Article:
Acne is one of the most common problems that send people to the dermatologist, and it's not always young people coming through the door, according to Dr. Angela Peterman, Anne Arundel Medical Center dermatologist. Adult acne isn't uncommon, and there is help at the drugstore and from doctors.
How common is adult acne?
Adult acne affects about 25 percent of adult men and 50 percent of adult women at some time during their adult lives. Women tend to get adult acne more often than men because of fluctuating hormone levels around their menstrual periods, during pregnancy, peri-menopause, menopause and starting/stopping /changing birth control pills.
It's even possible to get acne for the first time as an adult. Dermatologists call this "adult-onset acne."
Why do some people continue to have problem skin throughout their lives, or only experience acne as an adult?
Beyond the fluctuating hormone levels, there are several other triggers that may cause acne, especially stress. There's a definite relationship between stress and acne. Stress causes our bodies to produce stress hormones, in particular androgens, which stimulate the oil glands and hair follicles in the skin, aggravating acne.
Several medications — including lithium, anti-seizure drugs and corticosteroids — can cause or aggravate acne. If you suspect one of your medicines is triggering or aggravating your acne, talk with the doctor who prescribed your medicines. If it's not possible to take another medicine, you may want to see a dermatologist to help you control the acne.
Also, acne may be a sign of an underlying medical condition. For example, polycystic ovary syndrome is a common endocrine disorder where women have ovarian cysts, irregular menstrual periods, excess hair growth and acne. When the medical condition is diagnosed and treated, the acne often resolves.
Of course, some people may have a genetic predisposition for acne. If you have close blood relatives such as parents or siblings with acne, you are more likely to get adult acne.
Are there good habits that can help keep blemishes to a minimum, as well as good over-the-counter products to use (or not use)?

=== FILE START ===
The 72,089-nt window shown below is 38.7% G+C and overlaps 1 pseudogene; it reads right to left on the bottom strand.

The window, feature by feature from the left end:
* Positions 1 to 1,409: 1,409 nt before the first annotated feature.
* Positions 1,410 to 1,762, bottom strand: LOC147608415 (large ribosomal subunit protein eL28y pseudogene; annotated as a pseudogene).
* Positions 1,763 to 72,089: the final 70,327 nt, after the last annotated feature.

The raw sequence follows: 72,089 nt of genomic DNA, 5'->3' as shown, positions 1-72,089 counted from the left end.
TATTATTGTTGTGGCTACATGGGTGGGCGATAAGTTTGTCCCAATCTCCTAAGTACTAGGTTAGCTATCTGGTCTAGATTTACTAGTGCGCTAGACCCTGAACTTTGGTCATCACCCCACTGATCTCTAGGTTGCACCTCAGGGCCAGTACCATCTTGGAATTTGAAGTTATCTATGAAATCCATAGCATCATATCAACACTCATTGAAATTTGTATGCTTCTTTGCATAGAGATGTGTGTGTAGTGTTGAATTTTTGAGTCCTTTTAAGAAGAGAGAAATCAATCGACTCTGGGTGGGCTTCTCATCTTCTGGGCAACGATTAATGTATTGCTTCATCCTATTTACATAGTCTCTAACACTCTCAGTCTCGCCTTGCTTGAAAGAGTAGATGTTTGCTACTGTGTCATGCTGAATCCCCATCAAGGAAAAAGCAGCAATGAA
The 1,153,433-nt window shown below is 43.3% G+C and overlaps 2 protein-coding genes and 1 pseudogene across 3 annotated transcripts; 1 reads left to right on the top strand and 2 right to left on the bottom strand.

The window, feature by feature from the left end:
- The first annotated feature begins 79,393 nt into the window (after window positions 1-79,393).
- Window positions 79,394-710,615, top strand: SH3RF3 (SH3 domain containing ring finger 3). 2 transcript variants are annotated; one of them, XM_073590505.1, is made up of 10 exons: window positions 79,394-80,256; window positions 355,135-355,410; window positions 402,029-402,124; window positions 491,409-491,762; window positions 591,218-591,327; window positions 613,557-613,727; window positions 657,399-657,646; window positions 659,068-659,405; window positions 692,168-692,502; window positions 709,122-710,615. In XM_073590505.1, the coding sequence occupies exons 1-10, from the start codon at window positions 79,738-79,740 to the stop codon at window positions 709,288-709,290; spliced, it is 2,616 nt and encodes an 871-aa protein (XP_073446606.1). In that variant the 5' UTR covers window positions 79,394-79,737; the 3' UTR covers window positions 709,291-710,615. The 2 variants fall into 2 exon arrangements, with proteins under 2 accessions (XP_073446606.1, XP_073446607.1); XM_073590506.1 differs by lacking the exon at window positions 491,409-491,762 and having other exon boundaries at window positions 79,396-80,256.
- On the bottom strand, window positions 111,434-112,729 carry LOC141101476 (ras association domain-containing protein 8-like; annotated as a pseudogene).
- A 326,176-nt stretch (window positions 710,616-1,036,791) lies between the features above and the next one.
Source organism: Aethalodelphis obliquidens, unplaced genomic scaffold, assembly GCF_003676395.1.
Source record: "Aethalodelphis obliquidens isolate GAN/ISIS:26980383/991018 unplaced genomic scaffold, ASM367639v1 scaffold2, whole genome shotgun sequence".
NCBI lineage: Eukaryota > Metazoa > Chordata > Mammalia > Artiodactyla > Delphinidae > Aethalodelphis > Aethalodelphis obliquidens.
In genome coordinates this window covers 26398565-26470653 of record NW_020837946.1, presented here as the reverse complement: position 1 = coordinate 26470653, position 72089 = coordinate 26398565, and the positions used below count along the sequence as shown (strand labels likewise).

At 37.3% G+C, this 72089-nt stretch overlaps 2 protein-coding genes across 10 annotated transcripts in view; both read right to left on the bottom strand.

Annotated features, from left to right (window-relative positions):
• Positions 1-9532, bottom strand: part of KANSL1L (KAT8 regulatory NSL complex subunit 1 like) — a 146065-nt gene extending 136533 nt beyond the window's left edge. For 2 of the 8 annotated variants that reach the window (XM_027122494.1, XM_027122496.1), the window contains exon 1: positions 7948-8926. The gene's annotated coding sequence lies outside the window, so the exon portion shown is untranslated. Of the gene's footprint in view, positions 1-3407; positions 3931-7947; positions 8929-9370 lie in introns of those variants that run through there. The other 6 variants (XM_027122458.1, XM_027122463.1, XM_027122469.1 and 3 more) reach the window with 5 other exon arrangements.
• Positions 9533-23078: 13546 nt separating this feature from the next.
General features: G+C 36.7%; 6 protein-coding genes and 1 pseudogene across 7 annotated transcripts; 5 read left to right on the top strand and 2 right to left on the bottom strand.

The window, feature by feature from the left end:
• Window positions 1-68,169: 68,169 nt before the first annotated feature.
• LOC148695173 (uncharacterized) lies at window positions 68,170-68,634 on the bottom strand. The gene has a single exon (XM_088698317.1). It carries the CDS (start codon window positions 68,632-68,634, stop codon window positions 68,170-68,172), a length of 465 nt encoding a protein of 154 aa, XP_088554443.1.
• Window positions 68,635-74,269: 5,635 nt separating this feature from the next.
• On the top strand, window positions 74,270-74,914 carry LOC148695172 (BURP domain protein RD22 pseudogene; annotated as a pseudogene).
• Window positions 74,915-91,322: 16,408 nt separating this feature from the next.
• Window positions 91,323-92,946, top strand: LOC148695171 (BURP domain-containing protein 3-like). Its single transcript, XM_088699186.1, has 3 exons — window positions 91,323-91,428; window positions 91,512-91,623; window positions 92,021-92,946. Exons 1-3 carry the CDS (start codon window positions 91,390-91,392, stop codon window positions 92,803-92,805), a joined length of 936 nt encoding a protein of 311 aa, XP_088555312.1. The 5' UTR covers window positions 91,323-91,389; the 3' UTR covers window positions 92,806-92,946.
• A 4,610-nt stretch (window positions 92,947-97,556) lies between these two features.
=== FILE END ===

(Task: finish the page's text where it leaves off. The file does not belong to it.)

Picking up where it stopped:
Definitely. Good habits to minimize blemishes include:
• Wash your skin with warm water and a gentle cleanser twice a day, using your hands or a washcloth. Cleansers wash away dirt, grime, pollutants and makeup, plus a good cleanser will allow other important skin products to reach your skin. Remember: Abrasive cleansers and excessive washing and scrubbing can worsen acne.
•Use sunscreens, moisturizers and cosmetics labeled with the buzzwords "oil-free, non-comedogenic, and non-acnegenic," which means they won't clog pores.
•Try not to pick or squeeze pimples because this may lead to infection or scarring.
•Watch what touches your skin, including oily hair and greasy hair products.
Many over-the-counter products are available to treat mild acne. A good start is a product containing benzoyl peroxide since it is an effective anti-inflammatory agent and it is easily tolerated. Start with a lower strength since it may be effective and will have fewer side effects, such as dryness and irritation. Another ingredient to look for is salicylic acid, which slows the shedding of cells inside the pore and prevents the clogging of the pore. Salicylic acid can cause mild stinging and irritation. Glycolic and lactic acid are two types of alpha hydroxy acids often used in OTC acne products. They treat acne by helping to remove dead skin cells and reduce inflammation. They also stimulate the growth of new, smoother skin. Sulfur, which may be combined with other OTC ingredients, helps to remove excess oil and dead skin cells, although some sulfur products have an unpleasant odor.
Apply just enough of the acne product to cover the problem areas and apply just after cleansing. Since acne ingredients work in different ways, you may find it helpful to use two products with different active ingredients to treat stubborn acne. Be patient. Treating acne takes two to three months of daily use to see results. You may need to experiment with different products before you find a regimen that works for you.
Can another problem be mistaken for acne?
There are many conditions that mimic acne but are altogether different diseases. Most involve the hair follicle. Gram-negative folliculitis is a bacterial infection of the hair follicle, most commonly occurring in those who have been on long-term antibiotics. Another type of folliculitis, pityrosorum folliculitis, is an itchy rash caused by an overgrowth of a yeast, called pityrosporum, which grows in hair follicles that have high oil levels. "Pseudofolliculitis" barbae is a common and painful eruption that occurs in the beard area of men who shave. This condition favors individuals with curly hairs and those of African descent. Peri-oral dermatitis occurs when itchy red bumps and whiteheads appear around the mouth. This condition is generally caused by using topical corticosteroids over a long period.
When is it time to see the doctor?
Acne is a treatable condition. If your acne does not improve after two or three months of home treatment, it is time to see your dermatologist. You want to prevent permanent physical and emotional scarring. Adult acne can be a distressing and frustrating problem that can cause depression and social anxiety in an adult the same way it can in a teenager. The good news is that acne can be effectively treated by your dermatologist based on your individual needs.